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The Mass Media

The Mass Media

Band of bullies: The Bayside Boys defend their craft

While many UMass Boston students have long considered our campus and surrounding areas safe, this belief has been recently challenged by reports of “old-school bullying” at the Bayside parking lot. Students have come forward with accounts of three middle-aged men who roam the lot committing vile acts in the form of name calling, shoving and vague threats to “steal your lunch money.” According to Wendy Walrus, a student who frequently parks at Bayside, the tactics of these bullies can be difficult to pin down.  

“I was walking back to my car when out of nowhere, I heard this man yelling behind me: ‘Welcome aboard the bad-breath express! Destination, Loserville; population: you!’ He grabbed the books I was carrying right out of my hands and asked me where I was parked. I thought he was gonna rob me, but he just walked me back to my car, gave me back my books and told me to have a nice day.” 

Wendy wasn’t the only one who reported such happenings. As more reports started rolling in, it became clear that this band of delinquents—who call themselves the Bayside Boys—were more than just textbook bullies. After much hassle, I managed to get a hold of the trio for an interview. Up first was their de facto leader, Buford, a gargantuan man wearing a black skull t-shirt.  

“You know, bullying is a bit of a dying art and there aren’t a lot of people out there who understand why we do it. It’s not because we’re cruel, or because of some deep-rooted insecurity. Do you know how some people are born to be artists? Like, they just naturally gravitate toward that kind of work. That’s us with bullying. It’s in our blood.” 

One of the others, a heavy-set man with a neckbeard named Biff, took the chance to explain his history with the “art.”  

“I remember the moment when I realized that I was a bully. I was a little kid, and my parents took me to see “Back to the Future.” I remember sitting in the theater, looking up at Biff on the screen and thinking, ‘wow!’ It wasn’t long after that I gave my first wedgie—it was invigorating! When I told my parents I wanted to be a bully, they didn’t get it. They wanted me to stay in the family business and be a dentist, but there was no way I was doing that, so I changed my name to Biff and never looked back!”  

Despite what they were telling me, I was struggling to understand their justification for wanting to be bullies. Buford then offered to prove the validity of the craft by inviting me into the field with them to see how bullying works up close. Despite it sounding suspiciously like a threat, I took them up on the offer. 

It was a cold, overcast afternoon. I stood with my new mentors near the front entryway of the Bayside lot. Once the campus bus pulled up to unload a batch of students, Buford’s eyes lit up. He pointed to a scrawny-looking kid walking alone: “Him, right there! You see him? With the glasses.” He appeared to be the perfect ill-defended victim that these bullies would prey on.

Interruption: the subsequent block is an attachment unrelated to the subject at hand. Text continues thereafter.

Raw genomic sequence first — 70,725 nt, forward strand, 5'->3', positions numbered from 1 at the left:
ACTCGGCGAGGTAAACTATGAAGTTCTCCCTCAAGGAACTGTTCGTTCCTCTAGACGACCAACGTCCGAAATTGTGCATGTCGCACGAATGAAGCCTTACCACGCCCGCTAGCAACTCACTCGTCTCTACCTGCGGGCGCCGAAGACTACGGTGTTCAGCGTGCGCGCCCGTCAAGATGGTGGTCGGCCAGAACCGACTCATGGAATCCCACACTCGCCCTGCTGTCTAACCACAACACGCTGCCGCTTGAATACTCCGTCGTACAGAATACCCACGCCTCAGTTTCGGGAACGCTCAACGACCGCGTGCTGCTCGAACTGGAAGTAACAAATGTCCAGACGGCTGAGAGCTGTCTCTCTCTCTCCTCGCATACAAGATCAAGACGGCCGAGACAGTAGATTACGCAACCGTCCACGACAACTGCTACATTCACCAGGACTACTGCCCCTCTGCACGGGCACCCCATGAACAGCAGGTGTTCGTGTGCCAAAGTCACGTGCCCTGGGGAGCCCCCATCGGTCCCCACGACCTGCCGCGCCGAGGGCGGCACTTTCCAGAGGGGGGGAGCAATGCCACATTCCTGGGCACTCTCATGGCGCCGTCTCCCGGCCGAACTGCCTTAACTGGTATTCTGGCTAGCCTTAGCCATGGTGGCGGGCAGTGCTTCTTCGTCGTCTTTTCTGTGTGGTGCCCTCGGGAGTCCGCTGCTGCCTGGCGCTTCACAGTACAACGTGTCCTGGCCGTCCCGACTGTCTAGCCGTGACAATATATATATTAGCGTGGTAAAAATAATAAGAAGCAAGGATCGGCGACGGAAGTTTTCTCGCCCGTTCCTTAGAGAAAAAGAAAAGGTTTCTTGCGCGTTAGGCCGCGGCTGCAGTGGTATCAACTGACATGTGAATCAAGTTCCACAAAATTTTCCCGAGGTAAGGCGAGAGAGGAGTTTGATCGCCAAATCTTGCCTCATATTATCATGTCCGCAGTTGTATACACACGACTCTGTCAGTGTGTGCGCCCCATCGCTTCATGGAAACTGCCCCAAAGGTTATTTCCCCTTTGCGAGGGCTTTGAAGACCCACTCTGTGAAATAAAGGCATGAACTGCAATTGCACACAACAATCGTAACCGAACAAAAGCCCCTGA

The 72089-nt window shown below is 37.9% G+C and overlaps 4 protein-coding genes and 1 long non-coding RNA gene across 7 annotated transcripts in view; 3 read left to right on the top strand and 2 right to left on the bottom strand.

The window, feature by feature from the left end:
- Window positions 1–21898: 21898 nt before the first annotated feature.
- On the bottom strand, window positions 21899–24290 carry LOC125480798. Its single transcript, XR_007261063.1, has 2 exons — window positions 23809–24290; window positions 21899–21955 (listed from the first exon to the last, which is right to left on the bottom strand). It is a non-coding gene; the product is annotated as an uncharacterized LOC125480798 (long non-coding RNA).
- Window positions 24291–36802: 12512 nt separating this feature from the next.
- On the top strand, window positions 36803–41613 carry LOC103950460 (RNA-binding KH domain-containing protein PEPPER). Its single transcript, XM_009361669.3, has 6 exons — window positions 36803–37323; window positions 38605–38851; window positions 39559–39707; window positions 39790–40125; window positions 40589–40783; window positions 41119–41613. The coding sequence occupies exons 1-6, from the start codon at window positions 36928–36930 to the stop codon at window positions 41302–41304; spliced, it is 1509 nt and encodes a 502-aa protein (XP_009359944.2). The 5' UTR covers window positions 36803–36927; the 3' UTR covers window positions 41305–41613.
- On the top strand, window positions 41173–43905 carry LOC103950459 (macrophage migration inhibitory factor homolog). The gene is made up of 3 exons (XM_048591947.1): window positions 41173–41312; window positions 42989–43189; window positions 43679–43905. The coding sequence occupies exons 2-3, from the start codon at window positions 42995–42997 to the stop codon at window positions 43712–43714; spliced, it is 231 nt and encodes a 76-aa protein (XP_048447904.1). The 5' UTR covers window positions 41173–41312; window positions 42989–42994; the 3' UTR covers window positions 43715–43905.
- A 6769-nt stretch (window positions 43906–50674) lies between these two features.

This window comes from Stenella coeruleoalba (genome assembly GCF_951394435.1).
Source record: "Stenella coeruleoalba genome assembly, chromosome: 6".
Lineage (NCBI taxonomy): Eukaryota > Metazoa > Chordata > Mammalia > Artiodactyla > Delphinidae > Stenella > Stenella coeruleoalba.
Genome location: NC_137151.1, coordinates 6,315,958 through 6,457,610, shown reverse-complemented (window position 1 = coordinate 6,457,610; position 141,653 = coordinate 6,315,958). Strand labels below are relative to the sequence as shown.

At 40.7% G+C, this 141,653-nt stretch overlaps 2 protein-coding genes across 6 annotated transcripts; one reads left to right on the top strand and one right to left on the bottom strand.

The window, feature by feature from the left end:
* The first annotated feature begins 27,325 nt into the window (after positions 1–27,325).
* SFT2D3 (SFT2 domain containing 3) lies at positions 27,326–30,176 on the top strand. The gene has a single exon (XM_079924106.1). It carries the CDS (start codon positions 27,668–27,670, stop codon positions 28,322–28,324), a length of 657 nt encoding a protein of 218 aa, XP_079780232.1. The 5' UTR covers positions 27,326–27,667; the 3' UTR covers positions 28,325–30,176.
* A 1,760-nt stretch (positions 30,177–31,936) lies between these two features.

Before acting, Buford turned to me and began to explain the process: “Alright, so we’ve picked out a target, now we come up with an opener. Any ideas fellas?” 

I decided to try my luck at the craft and suggested that we make fun of his glasses. Buford rolled his eyes in disappointment as Biff placed his hand on my shoulder.  

“We never want to call anybody something that might be personal. Ideally, it’s gonna be something harmless and juvenile. Something that sounds kind of stupid in an immature kind of way. Anything involving potty talk is great.” 

The third member of the group, a short meatball of a man named Buttercup, made a subtle gesture to Buford who nodded and began to stroll up to the kid. “Yo, snoozerelli! Yeah, I’m talking to you! You got something wrong with your shoe!” 

This is when I noticed that the kid’s shoe was untied. I thought for sure that Buford was gonna step on his laces and trip him or something along those lines but instead, he bent down and began to tie the kid’s shoe! The kid looked astonished as to what had happened. As Buford wished him well, he hurried away nervously. I rubbed my eyes, refusing to accept what I had just seen.  

Biff began to explain: “Look, we’re bullies, pure and simple. We tease, we joke and we hassle but we don’t want to make anybody’s day worse than it already is. That’s not what we’re about.”  

Maybe I was wrong about these guys. Maybe they weren’t the kind of bullies I initially took them to be. Upon returning to the group, Buford started to open up about the true nature of their bullying:  

“Things were different when we were kids. You could walk around school in a black skull t-shirt, stuffing people in lockers and stealing lunch money. Wedgies, wet-willies, swirlies—you name it, we did it. Every school had a bully. As things went digital, people began hiding behind their screens saying the meanest and nastiest things imaginable. That’s not bullying, that’s being a troll. So yeah, we might call you a knucklehead and give you a noogie, but if you find yourself alone at night, forgetting where you parked your car, you can rest easy knowing the Bayside Boys got your back.” 

As I began to leave, Buford reached out with one final sentiment, “Hey butt-breath, take care of yourself.” He reached his arms around me to give me a hug and as he did, I felt a light tug on the back of my underwear. It wasn’t an aggressive tug, it was empathetic and reassuring, almost as if to let me know that everything was going to be alright. It was at this moment that I finally understood the purpose of the Bayside Boys’ mission. Not to spread fear, but to let people know that there’s someone there who cares; maybe not in the way you want them to care, but hey, it’s better than nothing. 

About the Contributor
Joe DiPersio, Humor Editor